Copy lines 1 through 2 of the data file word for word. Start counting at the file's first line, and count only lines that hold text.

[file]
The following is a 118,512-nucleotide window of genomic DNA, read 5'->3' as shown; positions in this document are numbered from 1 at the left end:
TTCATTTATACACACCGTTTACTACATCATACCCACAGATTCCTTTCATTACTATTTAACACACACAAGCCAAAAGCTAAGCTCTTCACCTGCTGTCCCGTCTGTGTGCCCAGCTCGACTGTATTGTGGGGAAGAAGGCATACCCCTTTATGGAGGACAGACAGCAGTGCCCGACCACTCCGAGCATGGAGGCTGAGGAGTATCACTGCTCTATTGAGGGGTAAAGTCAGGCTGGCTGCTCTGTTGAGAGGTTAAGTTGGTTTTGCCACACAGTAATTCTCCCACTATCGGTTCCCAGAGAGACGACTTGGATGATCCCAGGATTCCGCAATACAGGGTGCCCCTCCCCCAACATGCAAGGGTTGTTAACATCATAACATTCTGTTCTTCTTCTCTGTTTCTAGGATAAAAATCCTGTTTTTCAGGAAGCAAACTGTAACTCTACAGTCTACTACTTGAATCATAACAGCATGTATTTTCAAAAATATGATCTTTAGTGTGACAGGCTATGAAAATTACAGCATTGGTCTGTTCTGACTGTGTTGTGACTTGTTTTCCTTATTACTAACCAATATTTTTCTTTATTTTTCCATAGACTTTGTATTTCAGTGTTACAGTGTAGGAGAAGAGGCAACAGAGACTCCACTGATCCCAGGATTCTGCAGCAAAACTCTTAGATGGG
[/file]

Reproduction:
The following is a 118,512-nucleotide window of genomic DNA, read 5'->3' as shown; positions in this document are numbered from 1 at the left end:
TTCATTTATACACACCGTTTACTACATCATACCCACAGATTCCTTTCATTACTATTTAACACACACAAGCCAAAAGCTAAGCTCTTCACCTGCTGTCCCGTCTGTGTGCCCAGCTCGACTGTATTGTGGGGAAGAAGGCATACCCCTTTATGGAGGACAGACAGCAGTGCCCGACCACTCCGAGCATGGAGGCTGAGGAGTATCACTGCTCTATTGAGGGGTAAAGTCAGGCTGGCTGCTCTGTTGAGAGGTTAAGTTGGTTTTGCCACACAGTAATTCTCCCACTATCGGTTCCCAGAGAGACGACTTGGATGATCCCAGGATTCCGCAATACAGGGTGCCCCTCCCCCAACATGCAAGGGTTGTTAACATCATAACATTCTGTTCTTCTTCTCTGTTTCTAGGATAAAAATCCTGTTTTTCAGGAAGCAAACTGTAACTCTACAGTCTACTACTTGAATCATAACAGCATGTATTTTCAAAAATATGATCTTTAGTGTGACAGGCTATGAAAATTACAGCATTGGTCTGTTCTGACTGTGTTGTGACTTGTTTTCCTTATTACTAACCAATATTTTTCTTTATTTTTCCATAGACTTTGTATTTCAGTGTTACAGTGTAGGAGAAGAGGCAACAGAGACTCCACTGATCCCAGGATTCTGCAGCAAAACTCTTAGATGGG